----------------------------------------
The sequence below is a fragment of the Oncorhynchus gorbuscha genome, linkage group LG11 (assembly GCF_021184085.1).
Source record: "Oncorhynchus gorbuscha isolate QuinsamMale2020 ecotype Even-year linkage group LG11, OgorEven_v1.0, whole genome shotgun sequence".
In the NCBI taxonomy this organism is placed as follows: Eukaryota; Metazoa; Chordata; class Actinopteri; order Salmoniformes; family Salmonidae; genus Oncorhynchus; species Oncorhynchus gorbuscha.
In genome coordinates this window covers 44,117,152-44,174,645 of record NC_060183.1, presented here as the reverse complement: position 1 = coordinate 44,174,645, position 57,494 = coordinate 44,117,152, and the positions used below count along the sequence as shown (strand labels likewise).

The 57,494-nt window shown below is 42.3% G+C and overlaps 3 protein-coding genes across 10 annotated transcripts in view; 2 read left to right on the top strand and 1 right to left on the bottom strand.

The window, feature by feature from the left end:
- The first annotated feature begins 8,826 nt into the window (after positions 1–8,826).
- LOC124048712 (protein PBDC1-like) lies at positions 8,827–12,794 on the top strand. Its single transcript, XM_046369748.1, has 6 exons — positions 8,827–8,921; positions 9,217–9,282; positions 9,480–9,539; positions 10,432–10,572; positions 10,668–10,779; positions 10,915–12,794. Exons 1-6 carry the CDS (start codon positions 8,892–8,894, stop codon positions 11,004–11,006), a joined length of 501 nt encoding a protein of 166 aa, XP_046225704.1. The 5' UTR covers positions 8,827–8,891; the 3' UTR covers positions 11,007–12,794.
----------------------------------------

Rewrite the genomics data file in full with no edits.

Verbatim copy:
The sequence below is a fragment of the Oncorhynchus gorbuscha genome, linkage group LG11 (assembly GCF_021184085.1).
Source record: "Oncorhynchus gorbuscha isolate QuinsamMale2020 ecotype Even-year linkage group LG11, OgorEven_v1.0, whole genome shotgun sequence".
In the NCBI taxonomy this organism is placed as follows: Eukaryota; Metazoa; Chordata; class Actinopteri; order Salmoniformes; family Salmonidae; genus Oncorhynchus; species Oncorhynchus gorbuscha.
In genome coordinates this window covers 44,117,152-44,174,645 of record NC_060183.1, presented here as the reverse complement: position 1 = coordinate 44,174,645, position 57,494 = coordinate 44,117,152, and the positions used below count along the sequence as shown (strand labels likewise).

The 57,494-nt window shown below is 42.3% G+C and overlaps 3 protein-coding genes across 10 annotated transcripts in view; 2 read left to right on the top strand and 1 right to left on the bottom strand.

The window, feature by feature from the left end:
- The first annotated feature begins 8,826 nt into the window (after positions 1–8,826).
- LOC124048712 (protein PBDC1-like) lies at positions 8,827–12,794 on the top strand. Its single transcript, XM_046369748.1, has 6 exons — positions 8,827–8,921; positions 9,217–9,282; positions 9,480–9,539; positions 10,432–10,572; positions 10,668–10,779; positions 10,915–12,794. Exons 1-6 carry the CDS (start codon positions 8,892–8,894, stop codon positions 11,004–11,006), a joined length of 501 nt encoding a protein of 166 aa, XP_046225704.1. The 5' UTR covers positions 8,827–8,891; the 3' UTR covers positions 11,007–12,794.